Shinseki resigns as VA secretary; Obama seeks to move forward

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Veterans Affairs Secretary Eric ShinsekiEric Ken ShinsekiVA might not be able to end veteran homelessness, but we shouldn't stop trying Bill HR 2333 is a good step to helping curb veteran suicide  Senate confirms Trump's VA pick despite opposition from some Dems MORE resigned Friday as the White House sought to take steps to control a widening controversy.

President Obama cast the widely expected resignation as Shinseki's decision, saying the former four-star general told him during a meeting in the Oval Office he did not want to be a distraction as the department worked to respond to systematic management issues.


“We don't have time for distractions,” Obama said. “We need to fix the problem.”

Obama said Sloan Gibson, the deputy secretary at the VA, will take over the department in an acting capacity, and that the White House was looking “diligently” for a new, permanent head.

More than 100 members of Congress, including nearly a dozen Senate Democrats, had called for Shinseki's removal. Lawmakers were outraged by a preliminary inspector general report released earlier this week that suggested as many as 42 veterans facilities may have been falsifying patient records and delaying care.

Before meeting with Obama, Shinseki apologized for problems at the VA that he said were more widespread than he had initially realized.

He described doctored waiting lists that seemed to hide the long waits veterans endured for treatment as “irresponsible" and "indefensible."

“I also offer that apology to members of Congress who have supported me, to veteran service organizations who have been my partners for five years, and to the American people,” Shinseki said. “All of them, all of them deserve better from the VA.”

The president conceded that there were political calculations in his decision to accept Shinseki's resignation.

Most of the Democrats calling for Shinseki’s resignation are up for reelection this year, highlighting concerns the VA controversy could play out on the campaign trail.

“We occupy not just an environment that calls for management fixes. We've also got to deal with Congress and [the press,]" Obama said. "And I think Eric's judgment that he could not carry out the next stages of reform without being a distraction himself — and so, you know, my assessment was, unfortunately, that he was right.”

He added he did not want the head of the department to be dealing with speculation about his future while trying to fix problems with VA management.

“At this stage what I want is someone at the VA who is not spending time outside of solving problems for the veterans,” Obama said.

Almost immediately after the announcement, both Democrats and Republicans released statements saying that Shinseki’s removal would not end the problems at the VA.

Republican National Committee Chairman Reince Priebus said the personnel changes amounted to little more than "musical chairs."

“While we are eager to see the President finally engaging on this issue, this has never been about a single person or a single resignation,” Priebus said. “We now know that thousands of veterans haven’t gotten the treatment they were owed, languished on false wait lists, and were simply denied access to care when it was inconvenient—all so this administration could pretend they were reducing wait times.”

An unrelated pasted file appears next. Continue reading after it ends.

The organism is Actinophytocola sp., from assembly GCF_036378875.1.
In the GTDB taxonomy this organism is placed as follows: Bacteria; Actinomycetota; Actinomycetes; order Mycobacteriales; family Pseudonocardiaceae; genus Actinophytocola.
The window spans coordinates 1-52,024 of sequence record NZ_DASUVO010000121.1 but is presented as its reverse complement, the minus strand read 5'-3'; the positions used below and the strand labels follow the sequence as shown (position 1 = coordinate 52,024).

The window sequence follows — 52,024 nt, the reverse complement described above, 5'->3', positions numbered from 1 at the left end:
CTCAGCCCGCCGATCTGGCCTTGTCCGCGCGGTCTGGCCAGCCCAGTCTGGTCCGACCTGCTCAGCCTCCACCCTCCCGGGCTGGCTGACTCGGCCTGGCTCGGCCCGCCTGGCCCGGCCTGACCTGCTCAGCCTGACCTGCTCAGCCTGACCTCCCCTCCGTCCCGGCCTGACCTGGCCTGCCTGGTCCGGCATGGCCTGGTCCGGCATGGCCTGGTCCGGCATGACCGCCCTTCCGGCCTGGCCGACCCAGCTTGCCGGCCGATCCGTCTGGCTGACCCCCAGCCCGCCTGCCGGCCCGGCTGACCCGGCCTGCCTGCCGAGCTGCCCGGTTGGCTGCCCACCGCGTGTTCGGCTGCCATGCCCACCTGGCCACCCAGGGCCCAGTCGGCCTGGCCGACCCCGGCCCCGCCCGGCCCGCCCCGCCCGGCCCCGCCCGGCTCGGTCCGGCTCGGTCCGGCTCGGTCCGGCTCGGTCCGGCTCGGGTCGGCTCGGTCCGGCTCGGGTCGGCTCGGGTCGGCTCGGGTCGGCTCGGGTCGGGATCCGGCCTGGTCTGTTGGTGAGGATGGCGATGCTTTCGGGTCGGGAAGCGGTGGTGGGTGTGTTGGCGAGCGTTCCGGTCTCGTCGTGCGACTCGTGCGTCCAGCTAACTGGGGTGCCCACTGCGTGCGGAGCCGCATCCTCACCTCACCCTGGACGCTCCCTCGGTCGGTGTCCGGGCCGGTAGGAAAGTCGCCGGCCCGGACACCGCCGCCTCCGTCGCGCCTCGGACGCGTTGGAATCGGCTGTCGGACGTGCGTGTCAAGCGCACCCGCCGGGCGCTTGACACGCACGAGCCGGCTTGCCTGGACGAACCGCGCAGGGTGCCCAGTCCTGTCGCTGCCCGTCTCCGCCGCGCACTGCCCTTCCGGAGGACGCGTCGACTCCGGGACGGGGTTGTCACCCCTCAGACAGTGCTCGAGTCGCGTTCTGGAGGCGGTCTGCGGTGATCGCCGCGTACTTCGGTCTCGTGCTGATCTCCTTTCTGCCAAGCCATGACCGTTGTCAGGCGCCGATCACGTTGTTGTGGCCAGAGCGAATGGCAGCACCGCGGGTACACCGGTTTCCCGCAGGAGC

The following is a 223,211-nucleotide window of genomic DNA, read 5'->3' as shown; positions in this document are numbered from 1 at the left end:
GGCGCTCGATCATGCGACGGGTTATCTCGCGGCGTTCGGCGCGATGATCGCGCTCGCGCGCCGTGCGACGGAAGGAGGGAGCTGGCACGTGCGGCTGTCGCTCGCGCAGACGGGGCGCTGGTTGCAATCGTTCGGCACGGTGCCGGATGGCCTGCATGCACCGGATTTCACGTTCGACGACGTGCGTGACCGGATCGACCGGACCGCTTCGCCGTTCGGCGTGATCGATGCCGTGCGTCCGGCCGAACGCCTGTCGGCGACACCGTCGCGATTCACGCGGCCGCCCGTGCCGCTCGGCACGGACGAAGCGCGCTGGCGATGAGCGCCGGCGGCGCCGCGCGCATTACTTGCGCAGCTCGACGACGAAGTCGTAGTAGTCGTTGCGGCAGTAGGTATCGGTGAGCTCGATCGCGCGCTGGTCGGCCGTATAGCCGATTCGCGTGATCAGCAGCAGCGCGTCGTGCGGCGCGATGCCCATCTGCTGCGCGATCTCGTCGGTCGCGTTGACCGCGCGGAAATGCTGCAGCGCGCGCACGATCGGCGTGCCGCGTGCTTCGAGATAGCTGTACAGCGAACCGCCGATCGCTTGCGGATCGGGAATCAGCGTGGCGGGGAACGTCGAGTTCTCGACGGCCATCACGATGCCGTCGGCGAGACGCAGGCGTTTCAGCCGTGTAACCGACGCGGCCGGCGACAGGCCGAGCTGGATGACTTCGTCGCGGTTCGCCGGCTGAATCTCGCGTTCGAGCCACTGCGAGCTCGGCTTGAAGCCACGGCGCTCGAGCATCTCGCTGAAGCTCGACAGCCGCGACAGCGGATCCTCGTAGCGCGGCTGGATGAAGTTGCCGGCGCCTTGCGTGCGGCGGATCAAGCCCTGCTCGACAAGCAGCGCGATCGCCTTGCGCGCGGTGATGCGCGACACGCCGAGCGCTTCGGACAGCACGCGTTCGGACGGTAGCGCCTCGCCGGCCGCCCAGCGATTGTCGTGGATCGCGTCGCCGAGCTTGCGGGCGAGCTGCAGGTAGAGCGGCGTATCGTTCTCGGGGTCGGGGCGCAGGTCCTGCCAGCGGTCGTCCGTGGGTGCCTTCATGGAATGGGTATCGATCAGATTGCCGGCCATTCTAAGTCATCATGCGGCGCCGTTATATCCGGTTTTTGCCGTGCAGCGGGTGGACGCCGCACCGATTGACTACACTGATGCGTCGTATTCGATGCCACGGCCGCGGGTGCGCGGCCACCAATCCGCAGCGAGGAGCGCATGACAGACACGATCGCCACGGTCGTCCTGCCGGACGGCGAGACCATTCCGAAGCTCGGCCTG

Senate Minority Leader Mitch McConnell (R-Ky.) called the move a “meaningful first step” but said the White House should endorse Senate legislation giving VA leadership greater ability to fire senior executives.

Rep. Tammy Duckworth (D-Ill.), an Iraq War veteran and former assistant secretary of Veterans Affairs, said that Shinseki's resignation was the right decision. While she acknowledged that the systemic problems existed before Shinseki's tenure, she said the VA needed new leadership.

“The problems have definitely been there long term. I personally watched him [Shinseki] try to put in many measures and procedures to fix the issues,” said Duckworth, who lost both legs while serving in the Iraq War.

But, she said, “I think right now we just need fresh eyes to come in.”

Veterans groups who had called for Shinseki's resignation applauded his departure, but stressed that the systematic problems needed to still be addressed.

“Ultimately, a change in leadership does not address the root of the VA health care system’s problems of access and appropriate funding levels,” said Disabled American Veterans National Commander Joseph Johnston in a statement.

Earlier, Shinseki said he had begun the process to remove officials at a Phoenix facility where dozens of veterans reportedly died waiting for care. Patients had to wait more than 100 days to book appointments with their primary care physicians.

Shinseki said he had been too trusting of subordinates, and vowed to take responsibility.

“I was too trusting of some, and I accepted as accurate reports that I now know to be misleading with regard to patient wait times,” he said.

White House deputy chief of staff Rob Nabors, who was dispatched to examine Shinseki's leadership and procedures at the VA, will remain there temporarily to assist Gibson.

The White House also said senior Veterans Affairs executives would not receive performance bonuses, and that the VA would work to contact every veteran in Phoenix waiting for medical care.

“There are then going to be some broader issues that we’re going to have to tackle,” Obama said. “The information systems inside the VHA, those are probably going to have to be changed. That will cost some money. That will take some time and will have to be implemented.”

Obama declined to say whether he believed there had been criminal wrongdoing within the department, but said there was a need for a “change of culture” within the department.

This story was updated at 12:25 p.m.